One Last Cast – Chapter 9

One Last Cast
From Alaska Outdoors Radio Magazine
By Evan Swensen
Chapter Nine
Catch Them Again for the First Time

Do you remember your first fish? Of course you do. I remember mine like it was last week. On opening day, I was in Oak Creek Canyon, fishing with a 10-foot cane pole, no reel, a piece of line tied to one end, and nightcrawlers for bait. I have relived the innocent excitement of that moment as I have witnessed my children catch their first fish.

Alan was fishing from our homemade 12-foot boat, rightly christened Miss Shapen. It was early morning, and patches of ground fog blocked the rising sun, putting a chill in the spring air when his first fish, a Swanson River rainbow, took the single egg and retreated to cover only to be turned and boated.

Diane and Blake went from spectator to angler with a Russian River red. Diane’s was wrapped in foil, placed under campfire coals, and became the day’s lunch. Blake’s battle ended with the release of a foul-hooked fish.

Jesse got hooked on fishing sitting on my shoulders. He wasn’t big enough for his own hip boots, so he used mine, with me still in them. He caught a greater number of Otte Lake grayling than his limited math knowledge permitted him to count. A couple of them made breakfast in the camp frying pan. The rest were released to thrill another.

Carrie became an official angler on the spit at English Bay. She was fishing in saltwater when a 14-inch Dolly took her bait. Her method of playing and landing was backing up the beach while hollering her lungs out for Dad’s help.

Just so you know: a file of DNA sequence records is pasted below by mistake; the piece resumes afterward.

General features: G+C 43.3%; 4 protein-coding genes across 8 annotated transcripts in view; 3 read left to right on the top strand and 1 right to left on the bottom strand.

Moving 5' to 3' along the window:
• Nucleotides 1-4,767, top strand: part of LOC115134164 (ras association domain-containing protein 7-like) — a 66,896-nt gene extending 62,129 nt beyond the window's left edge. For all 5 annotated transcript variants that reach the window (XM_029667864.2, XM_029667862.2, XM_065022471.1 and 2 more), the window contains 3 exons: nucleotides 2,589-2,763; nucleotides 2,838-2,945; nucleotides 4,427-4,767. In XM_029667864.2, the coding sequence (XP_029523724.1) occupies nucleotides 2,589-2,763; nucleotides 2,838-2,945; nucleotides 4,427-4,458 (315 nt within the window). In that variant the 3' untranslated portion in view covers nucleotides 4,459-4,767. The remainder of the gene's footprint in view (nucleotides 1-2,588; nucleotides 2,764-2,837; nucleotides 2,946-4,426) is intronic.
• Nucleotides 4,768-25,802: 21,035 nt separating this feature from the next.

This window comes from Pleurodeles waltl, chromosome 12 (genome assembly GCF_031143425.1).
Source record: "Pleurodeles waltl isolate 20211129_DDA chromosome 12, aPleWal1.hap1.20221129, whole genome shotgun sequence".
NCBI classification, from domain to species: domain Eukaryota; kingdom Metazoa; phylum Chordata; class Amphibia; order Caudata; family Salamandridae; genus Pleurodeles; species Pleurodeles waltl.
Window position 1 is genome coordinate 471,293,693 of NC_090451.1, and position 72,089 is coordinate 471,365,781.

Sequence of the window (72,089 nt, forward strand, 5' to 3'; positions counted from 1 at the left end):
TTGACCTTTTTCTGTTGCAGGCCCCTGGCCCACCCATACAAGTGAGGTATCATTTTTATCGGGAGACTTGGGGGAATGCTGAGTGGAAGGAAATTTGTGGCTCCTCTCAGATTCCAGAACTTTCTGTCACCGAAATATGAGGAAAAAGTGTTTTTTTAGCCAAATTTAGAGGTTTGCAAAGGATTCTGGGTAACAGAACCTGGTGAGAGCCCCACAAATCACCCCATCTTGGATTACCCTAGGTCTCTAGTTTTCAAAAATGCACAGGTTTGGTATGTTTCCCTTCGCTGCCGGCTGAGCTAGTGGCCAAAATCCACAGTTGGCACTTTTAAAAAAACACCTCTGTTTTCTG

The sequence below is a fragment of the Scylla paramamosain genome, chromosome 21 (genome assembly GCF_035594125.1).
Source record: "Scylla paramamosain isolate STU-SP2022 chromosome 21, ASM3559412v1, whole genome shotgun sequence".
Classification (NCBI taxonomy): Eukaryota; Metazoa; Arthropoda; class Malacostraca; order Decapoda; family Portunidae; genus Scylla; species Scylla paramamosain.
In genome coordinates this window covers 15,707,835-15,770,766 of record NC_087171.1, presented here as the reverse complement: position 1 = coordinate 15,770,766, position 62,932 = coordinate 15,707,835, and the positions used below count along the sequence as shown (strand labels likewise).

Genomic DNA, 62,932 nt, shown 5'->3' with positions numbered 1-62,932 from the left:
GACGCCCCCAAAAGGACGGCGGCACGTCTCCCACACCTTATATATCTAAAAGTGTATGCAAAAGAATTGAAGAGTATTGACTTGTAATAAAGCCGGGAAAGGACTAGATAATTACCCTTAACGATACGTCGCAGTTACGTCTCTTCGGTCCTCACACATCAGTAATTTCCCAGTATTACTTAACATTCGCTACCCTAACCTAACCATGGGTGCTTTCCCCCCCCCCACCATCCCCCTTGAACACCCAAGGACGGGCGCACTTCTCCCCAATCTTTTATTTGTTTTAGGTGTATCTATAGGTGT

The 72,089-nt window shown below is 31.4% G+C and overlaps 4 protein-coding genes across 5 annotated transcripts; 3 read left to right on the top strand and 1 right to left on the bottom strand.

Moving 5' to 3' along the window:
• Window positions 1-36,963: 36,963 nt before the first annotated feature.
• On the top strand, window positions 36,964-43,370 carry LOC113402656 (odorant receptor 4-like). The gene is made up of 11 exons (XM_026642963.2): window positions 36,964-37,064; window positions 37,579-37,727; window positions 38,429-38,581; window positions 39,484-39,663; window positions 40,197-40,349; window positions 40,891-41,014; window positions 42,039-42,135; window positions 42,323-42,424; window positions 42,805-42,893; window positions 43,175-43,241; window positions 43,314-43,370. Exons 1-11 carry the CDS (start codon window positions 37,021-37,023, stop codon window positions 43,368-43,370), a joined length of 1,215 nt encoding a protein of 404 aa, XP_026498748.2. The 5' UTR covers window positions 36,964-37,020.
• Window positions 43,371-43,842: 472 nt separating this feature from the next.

Lars broke into the ranks of fishermen on two different Talachulitna River species—pinks and grayling, and on a fly rod. He was having pretty good luck while fishing for pinks on the Talachulitna River. We ate his catch.

Betty’s first fish was a silver. She was fishing with fishing guide, Steve Mahay, from the back of his boat on one of his secret backwater sloughs off the Big Susitna River.

Kathryn’s first fish came to her not too far from where Betty landed her silver. She was fishing for silvers and caught some later in the day. Her first fish, however, was a Dolly Varden. She was pleased about it, and the fact she outfished her dad for the day.

My youngest son Easten was a ten-year-old Webelo Boy Scout when he landed his first fishing with his older brother, Lars. The excitement of the two brothers returning home with stories of a mess of fish landed and released will long be remembered.

There is magic in fishing and a person’s first catch, and it continues for a lifetime. The real magic is that the first time can be relived with emphasis by sharing another’s first fish and especially if the other person is a youngster who could not have the experience without your help. As with us all, we’ll remember the first one and be eternally grateful to the person who helped us catch it.

Evan, who lives in Anchorage, has 9 children, 25 grandchildren, and 6 great grandchildren. As a pilot, he has logged more than 4,000 hours of flight time in Alaska, in both wheel and float planes. He is a serious recreation hunter and fisherman, equally comfortable casting a flyrod or using bait, or lures. He has been published in many national magazines and is the author of four books.